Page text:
Ten months ago, the hospice, which cares for children and young people with life-limiting and terminal illnesses including those from Nottinghamshire, launched its Where’s It Bin? campaign.
Where’s it Bin? sees Rainbows drop three branded wheelie bins – Barry, Bertie and Betty – to businesses, organisations and clubs for one week.
People are encouraged to fill them with unwanted saleable goods for the Rainbows charity shops. At the end of the week, Rainbows collect the bins and all the donations.
Now more than 2,000 bags have been donated and the campaign has raised £20,000 towards the work of Rainbows.
Tom Stanyard, corporate partnership fund-raiser at Rainbows, said: “We are delighted to announce that businesses and groups in Nottinghamshire have helped to raise such an incredible amount and we thank all of them for looking after Barry, Bertie and Betty, but also want to thank everyone who has donated their unwanted items.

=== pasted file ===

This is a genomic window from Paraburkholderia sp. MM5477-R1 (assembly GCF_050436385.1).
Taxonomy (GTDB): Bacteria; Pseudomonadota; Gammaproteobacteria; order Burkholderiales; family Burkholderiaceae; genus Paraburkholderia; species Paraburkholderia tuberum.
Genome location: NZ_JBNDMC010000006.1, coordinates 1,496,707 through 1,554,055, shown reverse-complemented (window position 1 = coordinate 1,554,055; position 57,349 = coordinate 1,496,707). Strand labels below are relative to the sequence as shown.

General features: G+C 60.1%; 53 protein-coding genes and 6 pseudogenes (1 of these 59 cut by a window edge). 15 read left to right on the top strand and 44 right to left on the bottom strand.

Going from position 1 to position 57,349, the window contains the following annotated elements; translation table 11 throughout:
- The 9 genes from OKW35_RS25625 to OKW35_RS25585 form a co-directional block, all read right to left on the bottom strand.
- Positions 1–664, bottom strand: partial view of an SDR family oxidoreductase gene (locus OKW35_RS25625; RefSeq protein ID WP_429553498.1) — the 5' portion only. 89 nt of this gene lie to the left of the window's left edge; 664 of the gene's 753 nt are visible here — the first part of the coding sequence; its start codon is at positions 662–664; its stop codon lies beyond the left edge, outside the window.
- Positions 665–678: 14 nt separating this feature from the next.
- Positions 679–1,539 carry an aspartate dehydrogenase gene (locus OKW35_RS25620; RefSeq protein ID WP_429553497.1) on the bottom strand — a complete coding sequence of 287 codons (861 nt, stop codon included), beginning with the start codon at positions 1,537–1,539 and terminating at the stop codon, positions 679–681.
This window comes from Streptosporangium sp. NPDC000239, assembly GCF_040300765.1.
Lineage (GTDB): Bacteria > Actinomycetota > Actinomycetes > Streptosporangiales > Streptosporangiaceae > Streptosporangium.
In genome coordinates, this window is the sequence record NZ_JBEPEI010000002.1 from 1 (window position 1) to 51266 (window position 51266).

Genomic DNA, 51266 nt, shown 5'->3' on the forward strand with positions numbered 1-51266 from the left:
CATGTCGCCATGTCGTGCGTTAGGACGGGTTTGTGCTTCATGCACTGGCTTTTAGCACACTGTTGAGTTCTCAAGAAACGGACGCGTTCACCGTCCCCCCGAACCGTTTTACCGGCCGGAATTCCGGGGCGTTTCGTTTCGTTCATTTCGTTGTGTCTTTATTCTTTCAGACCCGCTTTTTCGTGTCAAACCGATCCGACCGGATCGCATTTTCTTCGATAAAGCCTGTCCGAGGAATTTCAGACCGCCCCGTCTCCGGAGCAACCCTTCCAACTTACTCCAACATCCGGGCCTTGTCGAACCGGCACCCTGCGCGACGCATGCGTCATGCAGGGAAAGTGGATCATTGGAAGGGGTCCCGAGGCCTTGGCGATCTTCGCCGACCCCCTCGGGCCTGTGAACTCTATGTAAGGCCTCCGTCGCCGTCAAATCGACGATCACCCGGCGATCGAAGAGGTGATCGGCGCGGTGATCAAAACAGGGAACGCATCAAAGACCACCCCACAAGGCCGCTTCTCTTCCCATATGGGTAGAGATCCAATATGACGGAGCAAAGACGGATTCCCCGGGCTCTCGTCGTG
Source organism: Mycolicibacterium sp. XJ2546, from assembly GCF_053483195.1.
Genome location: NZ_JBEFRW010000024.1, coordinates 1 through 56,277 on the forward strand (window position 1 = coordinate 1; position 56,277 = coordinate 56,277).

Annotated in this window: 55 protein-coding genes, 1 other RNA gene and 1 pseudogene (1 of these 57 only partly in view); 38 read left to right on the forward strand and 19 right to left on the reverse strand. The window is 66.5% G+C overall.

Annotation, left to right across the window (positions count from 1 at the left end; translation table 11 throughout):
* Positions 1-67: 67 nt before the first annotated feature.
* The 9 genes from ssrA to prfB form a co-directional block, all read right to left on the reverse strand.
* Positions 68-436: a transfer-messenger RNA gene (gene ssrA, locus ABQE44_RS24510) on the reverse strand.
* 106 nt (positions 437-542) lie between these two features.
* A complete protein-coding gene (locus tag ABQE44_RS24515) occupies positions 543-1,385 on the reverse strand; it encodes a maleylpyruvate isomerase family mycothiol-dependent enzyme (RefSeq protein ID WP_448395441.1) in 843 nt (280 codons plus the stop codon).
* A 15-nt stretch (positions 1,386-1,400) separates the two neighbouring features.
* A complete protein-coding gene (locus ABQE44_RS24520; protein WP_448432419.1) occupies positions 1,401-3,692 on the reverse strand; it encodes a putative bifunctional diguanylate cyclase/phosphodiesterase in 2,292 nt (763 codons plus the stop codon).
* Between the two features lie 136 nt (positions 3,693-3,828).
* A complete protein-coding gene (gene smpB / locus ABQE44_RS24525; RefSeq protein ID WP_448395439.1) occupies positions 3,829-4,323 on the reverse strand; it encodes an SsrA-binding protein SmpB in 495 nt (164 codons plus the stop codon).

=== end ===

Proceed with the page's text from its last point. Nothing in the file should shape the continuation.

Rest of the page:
“The bins are always looking for somewhere new to visit and the idea of keeping the collection bins at the workplace or an office is so people who want to donate their unwanted items don’t have to go out of their way to do so. Whether you’re a team of three or 300, you could help make a huge difference by filling a bin with your unwanted items.”
To take part in the campaign, contact Tom on 01509 283919 or [email protected]
Rainbows Hospice covers the whole of the East Midlands providing care and support for the region’s children and young people.
It was founded by Gail and Harry Moore, whose daughter, Laura, died of Leukaemia in 1989.
Laura’s favourite thing in the world was a rainbow.
Rainbows first opened its doors in 1994.
Since its official opening in April 1995 by HRH Prince of Wales, thousands children, young people, their families, siblings, relatives and friends from across the East Midlands have used the hospice.